• REMINDER - COVID-19

    Any content, information, or advice found on social media platforms and the wider Internet, including forums such as YBW, should NOT be acted upon unless checked against a reliable, authoritative source, and re-checked, particularly where personal health and liberty is at stake. Seek professional advice/confirmation before acting on such at all times.

    Users who are found to promulgate FAKE NEWS on the forum in regard to this issue, intentional or otherwise, may find their access terminated. It is your responsibility to provide references to bona fide sources.

    FAKE NEWS, in this regard, is that which is posited by organisations, media, etc., that is repeated on the forum, or used to support personal opinion/hypothesis posted by users - FAKE NEWS is not necessarily the personal opinion/hypothesis being posted in itself, any issues with such should be challenged respectfully.

    IN ADDITION it seems that conspiracy theories are finding their way onto the forum. This is not the place for such content. Users who post it may find their access limited or permanently suspended. Please leave it where you find it.

Does anyone still sail without a chart plotter?

Athomson

Well-known member
Joined
20 Sep 2020
Messages
727
I agree, it's strange. Perhaps it's to do with the Sun's position or polarised light or something. All a bit New Age weird.
The Aussies have turned their moon upside down!
Yeah its funny with the moon. We don't realise we're noticing its orientation until we go somewhere else and its hung up wrong
 

Bobc

Well-known member
Joined
20 Jan 2011
Messages
7,113
Its ridiculously easy to get used to isn't it, "here's me on the map" done. AIS sounds worth having though and I guess you can't have that without bringing the plotter with it.

Do any chart plotters have tidal vector information in them? So it can work out a course to steer for you based on the time and speed you're at. Should be easy enough to program that as a feature.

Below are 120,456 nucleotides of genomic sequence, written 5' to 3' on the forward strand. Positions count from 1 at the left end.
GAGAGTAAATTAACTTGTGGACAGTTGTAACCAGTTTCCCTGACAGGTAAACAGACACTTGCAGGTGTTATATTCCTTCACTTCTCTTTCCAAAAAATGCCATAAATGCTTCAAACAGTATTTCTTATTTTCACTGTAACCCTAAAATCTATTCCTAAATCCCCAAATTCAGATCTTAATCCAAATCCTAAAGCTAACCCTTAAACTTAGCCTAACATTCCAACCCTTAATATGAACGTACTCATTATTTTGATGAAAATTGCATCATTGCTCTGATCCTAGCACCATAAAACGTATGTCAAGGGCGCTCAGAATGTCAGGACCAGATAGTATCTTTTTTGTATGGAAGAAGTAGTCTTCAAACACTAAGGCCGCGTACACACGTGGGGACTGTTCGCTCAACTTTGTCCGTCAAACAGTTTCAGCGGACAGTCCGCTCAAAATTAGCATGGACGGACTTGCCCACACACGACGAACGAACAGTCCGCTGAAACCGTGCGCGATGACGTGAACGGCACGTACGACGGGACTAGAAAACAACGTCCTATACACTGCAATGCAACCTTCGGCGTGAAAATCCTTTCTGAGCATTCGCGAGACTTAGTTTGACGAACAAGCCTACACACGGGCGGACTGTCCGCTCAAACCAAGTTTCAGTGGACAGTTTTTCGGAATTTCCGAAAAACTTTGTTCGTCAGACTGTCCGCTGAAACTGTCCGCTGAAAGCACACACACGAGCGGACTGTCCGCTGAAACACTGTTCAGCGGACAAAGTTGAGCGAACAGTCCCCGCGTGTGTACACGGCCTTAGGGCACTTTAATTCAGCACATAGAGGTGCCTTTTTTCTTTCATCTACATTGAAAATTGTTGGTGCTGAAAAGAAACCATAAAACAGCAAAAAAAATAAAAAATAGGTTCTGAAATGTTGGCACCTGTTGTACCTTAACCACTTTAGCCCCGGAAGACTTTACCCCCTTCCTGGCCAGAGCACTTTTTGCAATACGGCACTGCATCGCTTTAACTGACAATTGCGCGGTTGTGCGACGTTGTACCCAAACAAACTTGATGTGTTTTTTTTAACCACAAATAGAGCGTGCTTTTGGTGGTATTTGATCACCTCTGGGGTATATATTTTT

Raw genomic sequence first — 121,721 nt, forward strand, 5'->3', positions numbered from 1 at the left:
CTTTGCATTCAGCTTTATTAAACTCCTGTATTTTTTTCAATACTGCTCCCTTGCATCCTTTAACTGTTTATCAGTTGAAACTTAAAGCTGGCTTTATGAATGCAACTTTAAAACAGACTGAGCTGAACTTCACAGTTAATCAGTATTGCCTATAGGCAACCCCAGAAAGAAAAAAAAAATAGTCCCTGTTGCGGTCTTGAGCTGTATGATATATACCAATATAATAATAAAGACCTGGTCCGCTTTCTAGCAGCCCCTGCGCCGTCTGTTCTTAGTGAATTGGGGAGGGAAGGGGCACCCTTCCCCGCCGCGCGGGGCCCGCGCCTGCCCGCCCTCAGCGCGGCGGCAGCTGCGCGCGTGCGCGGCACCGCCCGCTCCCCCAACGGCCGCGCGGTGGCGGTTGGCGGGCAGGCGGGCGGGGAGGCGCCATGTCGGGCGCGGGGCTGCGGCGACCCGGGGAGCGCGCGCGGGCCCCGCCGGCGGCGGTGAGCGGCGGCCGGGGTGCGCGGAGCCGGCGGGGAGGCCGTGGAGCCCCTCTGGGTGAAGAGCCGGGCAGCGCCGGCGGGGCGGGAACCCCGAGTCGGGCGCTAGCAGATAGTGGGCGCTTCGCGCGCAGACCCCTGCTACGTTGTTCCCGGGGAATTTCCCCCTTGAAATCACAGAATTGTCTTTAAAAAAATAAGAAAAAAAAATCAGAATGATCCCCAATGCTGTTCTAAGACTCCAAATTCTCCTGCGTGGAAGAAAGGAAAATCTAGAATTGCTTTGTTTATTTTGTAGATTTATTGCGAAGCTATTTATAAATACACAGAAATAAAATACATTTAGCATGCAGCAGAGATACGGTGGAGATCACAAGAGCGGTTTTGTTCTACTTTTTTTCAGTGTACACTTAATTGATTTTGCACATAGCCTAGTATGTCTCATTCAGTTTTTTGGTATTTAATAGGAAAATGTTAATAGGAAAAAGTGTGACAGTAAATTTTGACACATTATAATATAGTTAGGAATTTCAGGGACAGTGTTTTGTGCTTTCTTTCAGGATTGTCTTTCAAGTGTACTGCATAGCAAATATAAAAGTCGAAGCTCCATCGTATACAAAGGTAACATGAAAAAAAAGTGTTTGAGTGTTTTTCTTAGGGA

Yes, you can get AIS data, tidal stream direction and speed, tidal heights (even at secondary ports), you can overlay your radar (with AIS also showing). It's quite incredible to be honest, and it does make for a much less stressful passage having all that information at your fingertips and also being able to see exactly where you are on a chart all the time, without having to go and plot it to find out.

When I first got the plotter, I still did all my nav the old way and just used the plotter as a sanity check. I now use the plotter as my prime source of information, and plot hourly fixes when on passage, just as a sanity check and a backup. Thing is, even if the plotter goes down, I still have Navionics on an iPad and on my phone, and a GPS position app on my phone, so the only time I'd really be stuck to going back to DR or following depth countours is if the entire GPS system goes off-line.
 

Never Grumble

Active member
Joined
29 Sep 2019
Messages
250
or a reminder of how little changes? If there was a question of accuracy wouldn't they have updated it?
How do you know it hasn't changed if it hasn't been surveyed for sometime. I suspect it hasn't been updated because it is not of commercial or military value.

The Isles of Scilly are a very good example ... I only have the chart for Lands End to the Isles of Scilly here, on this it is annotate to show the data for the charts as coming from British Government Surveys (leadline) 1851 to 1898 and other parts are British Government Surveys 1965 to 1977. Therefore, It doesn't matter how good your plotter is. I don't have a chart for Chichester harbour here, but in terms of source that is also dated, have any of the mud/sand banks moved since ... probably but no one knows for certain.

Interesting having had a look the admiralty Leisure Series don't include the source of data so perhaps I should forget my big ship knowledge and worry more about trimming my sails properly.

If anyone can show me where to find this source data on Navionics I'd be eternally grateful.
 

Bobc

Well-known member
Joined
20 Jan 2011
Messages
7,113
I have both Navionics vector charts AND Imray raster charts on my plotter, and I actually prefer using the Imray raster charts as they make more sense to me (I guess that it's just what I'm used to seeing). The colours on the Navionics charts always seem the wrong way round to me (deep water is white and it goes darker blue as it gets shallower), and it just feels a bit, well, Mickey Mouse. I do like the Navionics information though (tidal data etc.).
 

Athomson

Well-known member
Joined
20 Sep 2020
Messages
727
How do you know it hasn't changed if it hasn't been surveyed for sometime. I suspect it hasn't been updated because it is not of commercial or military value.
Quite possible but a lot of stuff just doesn't move, but if it does to a point where its noticeable it would be reported?